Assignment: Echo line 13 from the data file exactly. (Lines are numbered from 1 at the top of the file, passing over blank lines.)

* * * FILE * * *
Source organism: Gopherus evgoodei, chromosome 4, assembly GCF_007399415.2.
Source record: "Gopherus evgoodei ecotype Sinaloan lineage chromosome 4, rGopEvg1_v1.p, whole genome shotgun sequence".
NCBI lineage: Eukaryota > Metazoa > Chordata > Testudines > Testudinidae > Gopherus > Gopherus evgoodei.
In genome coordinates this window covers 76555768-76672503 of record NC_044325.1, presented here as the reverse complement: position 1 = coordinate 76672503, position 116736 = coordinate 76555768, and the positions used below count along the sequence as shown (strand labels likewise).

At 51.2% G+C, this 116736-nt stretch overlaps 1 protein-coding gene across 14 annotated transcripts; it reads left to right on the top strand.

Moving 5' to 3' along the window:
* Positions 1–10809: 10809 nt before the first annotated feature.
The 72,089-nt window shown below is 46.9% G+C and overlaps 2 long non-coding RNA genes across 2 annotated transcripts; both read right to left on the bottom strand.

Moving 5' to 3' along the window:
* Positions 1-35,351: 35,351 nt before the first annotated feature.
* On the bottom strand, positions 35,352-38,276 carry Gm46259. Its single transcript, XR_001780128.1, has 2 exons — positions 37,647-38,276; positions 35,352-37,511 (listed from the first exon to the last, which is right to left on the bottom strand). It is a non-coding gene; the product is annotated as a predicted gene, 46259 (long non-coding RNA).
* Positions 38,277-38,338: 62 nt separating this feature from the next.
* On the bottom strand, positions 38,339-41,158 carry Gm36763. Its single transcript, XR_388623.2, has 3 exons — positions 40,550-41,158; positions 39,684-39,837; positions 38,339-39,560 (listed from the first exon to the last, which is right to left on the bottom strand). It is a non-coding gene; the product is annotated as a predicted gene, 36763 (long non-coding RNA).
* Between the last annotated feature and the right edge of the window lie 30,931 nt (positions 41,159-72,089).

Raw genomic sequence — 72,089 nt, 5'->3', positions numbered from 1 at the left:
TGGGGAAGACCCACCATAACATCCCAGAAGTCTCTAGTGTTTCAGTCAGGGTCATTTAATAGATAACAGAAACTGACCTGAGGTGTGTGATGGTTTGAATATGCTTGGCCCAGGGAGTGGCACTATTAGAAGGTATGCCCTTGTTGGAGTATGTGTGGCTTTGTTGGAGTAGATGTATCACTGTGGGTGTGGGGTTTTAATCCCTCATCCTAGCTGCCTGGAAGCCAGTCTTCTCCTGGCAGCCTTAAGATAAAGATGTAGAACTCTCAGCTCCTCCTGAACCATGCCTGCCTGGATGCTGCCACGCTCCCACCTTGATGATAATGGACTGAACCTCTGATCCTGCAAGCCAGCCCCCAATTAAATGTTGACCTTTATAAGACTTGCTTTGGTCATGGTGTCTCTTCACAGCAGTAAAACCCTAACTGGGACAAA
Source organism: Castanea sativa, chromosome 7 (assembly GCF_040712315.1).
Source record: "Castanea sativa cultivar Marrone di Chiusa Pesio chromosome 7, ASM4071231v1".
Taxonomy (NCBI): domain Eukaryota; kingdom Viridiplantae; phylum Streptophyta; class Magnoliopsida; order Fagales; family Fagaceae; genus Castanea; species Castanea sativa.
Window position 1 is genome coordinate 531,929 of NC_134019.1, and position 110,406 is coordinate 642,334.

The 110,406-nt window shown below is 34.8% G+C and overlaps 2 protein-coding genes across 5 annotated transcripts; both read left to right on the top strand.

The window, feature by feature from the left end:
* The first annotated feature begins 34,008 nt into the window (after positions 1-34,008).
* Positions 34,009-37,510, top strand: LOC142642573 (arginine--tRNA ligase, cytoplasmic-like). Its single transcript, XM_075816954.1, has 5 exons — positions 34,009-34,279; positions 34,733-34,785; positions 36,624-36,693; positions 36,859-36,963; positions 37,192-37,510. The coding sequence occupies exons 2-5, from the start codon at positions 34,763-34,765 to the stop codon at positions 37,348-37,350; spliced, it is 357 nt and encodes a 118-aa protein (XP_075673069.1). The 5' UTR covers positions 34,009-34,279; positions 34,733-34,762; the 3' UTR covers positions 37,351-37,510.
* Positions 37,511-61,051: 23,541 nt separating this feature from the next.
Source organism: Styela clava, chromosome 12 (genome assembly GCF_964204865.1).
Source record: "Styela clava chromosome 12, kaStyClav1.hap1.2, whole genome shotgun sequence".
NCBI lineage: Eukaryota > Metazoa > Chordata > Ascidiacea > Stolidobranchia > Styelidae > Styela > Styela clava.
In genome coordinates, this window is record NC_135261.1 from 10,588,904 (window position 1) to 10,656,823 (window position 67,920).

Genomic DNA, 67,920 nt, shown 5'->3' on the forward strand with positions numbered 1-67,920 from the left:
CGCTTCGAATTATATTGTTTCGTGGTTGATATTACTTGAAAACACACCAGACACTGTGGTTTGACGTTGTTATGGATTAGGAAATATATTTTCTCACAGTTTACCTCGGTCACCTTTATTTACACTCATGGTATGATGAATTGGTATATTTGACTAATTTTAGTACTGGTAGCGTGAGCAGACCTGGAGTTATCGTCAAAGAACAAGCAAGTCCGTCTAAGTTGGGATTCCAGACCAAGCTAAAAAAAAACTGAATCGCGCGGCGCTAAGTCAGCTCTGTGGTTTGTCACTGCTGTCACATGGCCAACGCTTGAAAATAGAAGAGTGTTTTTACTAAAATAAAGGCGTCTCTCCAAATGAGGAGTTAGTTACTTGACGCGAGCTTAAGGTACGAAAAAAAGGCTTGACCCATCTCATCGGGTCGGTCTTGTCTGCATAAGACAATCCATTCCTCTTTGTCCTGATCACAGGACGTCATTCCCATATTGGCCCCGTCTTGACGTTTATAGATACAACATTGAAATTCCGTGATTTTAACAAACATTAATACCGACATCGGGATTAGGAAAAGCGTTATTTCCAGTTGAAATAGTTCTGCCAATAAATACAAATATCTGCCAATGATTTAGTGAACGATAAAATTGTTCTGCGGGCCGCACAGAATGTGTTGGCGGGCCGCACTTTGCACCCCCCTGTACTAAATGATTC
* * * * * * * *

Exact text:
* On the bottom strand, positions 38,339-41,158 carry Gm36763. Its single transcript, XR_388623.2, has 3 exons — positions 40,550-41,158; positions 39,684-39,837; positions 38,339-39,560 (listed from the first exon to the last, which is right to left on the bottom strand). It is a non-coding gene; the product is annotated as a predicted gene, 36763 (long non-coding RNA).